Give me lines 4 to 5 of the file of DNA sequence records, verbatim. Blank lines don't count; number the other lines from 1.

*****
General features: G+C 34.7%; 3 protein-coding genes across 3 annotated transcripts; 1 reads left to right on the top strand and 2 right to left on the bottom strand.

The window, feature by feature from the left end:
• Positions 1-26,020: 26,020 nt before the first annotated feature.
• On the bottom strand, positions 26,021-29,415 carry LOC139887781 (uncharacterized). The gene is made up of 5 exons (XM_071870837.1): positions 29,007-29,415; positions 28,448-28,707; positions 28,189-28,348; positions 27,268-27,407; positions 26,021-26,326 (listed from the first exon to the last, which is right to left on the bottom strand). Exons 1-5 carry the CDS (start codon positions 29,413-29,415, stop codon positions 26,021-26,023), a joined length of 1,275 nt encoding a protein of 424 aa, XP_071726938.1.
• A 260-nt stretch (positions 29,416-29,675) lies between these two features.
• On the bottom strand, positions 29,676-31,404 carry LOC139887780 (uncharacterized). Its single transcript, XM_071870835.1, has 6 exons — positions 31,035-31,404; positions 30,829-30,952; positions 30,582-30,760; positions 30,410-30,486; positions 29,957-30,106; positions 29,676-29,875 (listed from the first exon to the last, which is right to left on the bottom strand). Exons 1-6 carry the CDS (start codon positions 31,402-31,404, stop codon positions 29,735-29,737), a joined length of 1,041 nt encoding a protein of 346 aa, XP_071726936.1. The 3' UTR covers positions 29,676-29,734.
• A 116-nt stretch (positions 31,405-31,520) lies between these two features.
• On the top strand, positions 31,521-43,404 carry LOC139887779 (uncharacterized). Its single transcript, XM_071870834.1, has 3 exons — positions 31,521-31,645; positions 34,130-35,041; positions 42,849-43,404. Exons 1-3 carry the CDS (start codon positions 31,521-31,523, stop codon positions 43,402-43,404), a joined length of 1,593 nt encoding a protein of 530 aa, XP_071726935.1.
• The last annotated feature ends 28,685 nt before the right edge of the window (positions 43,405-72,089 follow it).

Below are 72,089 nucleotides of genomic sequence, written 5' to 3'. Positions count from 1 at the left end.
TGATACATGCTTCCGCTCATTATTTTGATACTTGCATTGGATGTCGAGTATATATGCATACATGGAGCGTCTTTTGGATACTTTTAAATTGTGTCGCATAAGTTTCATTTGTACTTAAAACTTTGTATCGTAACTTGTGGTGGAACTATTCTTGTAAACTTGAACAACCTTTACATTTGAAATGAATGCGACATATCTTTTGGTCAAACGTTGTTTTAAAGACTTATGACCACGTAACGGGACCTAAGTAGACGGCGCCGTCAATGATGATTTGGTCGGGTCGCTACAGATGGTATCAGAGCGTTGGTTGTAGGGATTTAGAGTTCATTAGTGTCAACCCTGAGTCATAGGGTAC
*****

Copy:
• On the bottom strand, positions 26,021-29,415 carry LOC139887781 (uncharacterized). The gene is made up of 5 exons (XM_071870837.1): positions 29,007-29,415; positions 28,448-28,707; positions 28,189-28,348; positions 27,268-27,407; positions 26,021-26,326 (listed from the first exon to the last, which is right to left on the bottom strand). Exons 1-5 carry the CDS (start codon positions 29,413-29,415, stop codon positions 26,021-26,023), a joined length of 1,275 nt encoding a protein of 424 aa, XP_071726938.1.
• A 260-nt stretch (positions 29,416-29,675) lies between these two features.